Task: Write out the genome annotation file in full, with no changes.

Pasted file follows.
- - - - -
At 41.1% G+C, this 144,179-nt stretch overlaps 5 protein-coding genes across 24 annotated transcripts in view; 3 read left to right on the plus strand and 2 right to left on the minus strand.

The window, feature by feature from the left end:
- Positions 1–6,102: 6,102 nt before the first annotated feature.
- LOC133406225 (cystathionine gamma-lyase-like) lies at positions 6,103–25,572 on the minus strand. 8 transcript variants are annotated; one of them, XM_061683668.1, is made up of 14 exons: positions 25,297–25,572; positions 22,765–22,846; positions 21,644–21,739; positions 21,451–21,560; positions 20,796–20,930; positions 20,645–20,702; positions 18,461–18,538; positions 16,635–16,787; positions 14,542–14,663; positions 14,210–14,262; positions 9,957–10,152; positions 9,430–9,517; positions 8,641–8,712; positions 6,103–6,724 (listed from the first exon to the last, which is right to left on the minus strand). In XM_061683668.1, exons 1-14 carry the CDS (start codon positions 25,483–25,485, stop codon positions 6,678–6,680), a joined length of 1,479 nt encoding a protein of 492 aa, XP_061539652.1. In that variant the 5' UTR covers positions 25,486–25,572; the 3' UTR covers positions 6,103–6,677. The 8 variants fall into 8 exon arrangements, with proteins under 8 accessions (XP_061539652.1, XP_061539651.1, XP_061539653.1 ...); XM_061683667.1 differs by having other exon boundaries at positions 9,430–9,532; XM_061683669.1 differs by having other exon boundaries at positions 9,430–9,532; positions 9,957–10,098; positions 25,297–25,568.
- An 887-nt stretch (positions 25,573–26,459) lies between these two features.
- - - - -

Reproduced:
At 41.1% G+C, this 144,179-nt stretch overlaps 5 protein-coding genes across 24 annotated transcripts in view; 3 read left to right on the plus strand and 2 right to left on the minus strand.

The window, feature by feature from the left end:
- Positions 1–6,102: 6,102 nt before the first annotated feature.
- LOC133406225 (cystathionine gamma-lyase-like) lies at positions 6,103–25,572 on the minus strand. 8 transcript variants are annotated; one of them, XM_061683668.1, is made up of 14 exons: positions 25,297–25,572; positions 22,765–22,846; positions 21,644–21,739; positions 21,451–21,560; positions 20,796–20,930; positions 20,645–20,702; positions 18,461–18,538; positions 16,635–16,787; positions 14,542–14,663; positions 14,210–14,262; positions 9,957–10,152; positions 9,430–9,517; positions 8,641–8,712; positions 6,103–6,724 (listed from the first exon to the last, which is right to left on the minus strand). In XM_061683668.1, exons 1-14 carry the CDS (start codon positions 25,483–25,485, stop codon positions 6,678–6,680), a joined length of 1,479 nt encoding a protein of 492 aa, XP_061539652.1. In that variant the 5' UTR covers positions 25,486–25,572; the 3' UTR covers positions 6,103–6,677. The 8 variants fall into 8 exon arrangements, with proteins under 8 accessions (XP_061539652.1, XP_061539651.1, XP_061539653.1 ...); XM_061683667.1 differs by having other exon boundaries at positions 9,430–9,532; XM_061683669.1 differs by having other exon boundaries at positions 9,430–9,532; positions 9,957–10,098; positions 25,297–25,568.
- An 887-nt stretch (positions 25,573–26,459) lies between these two features.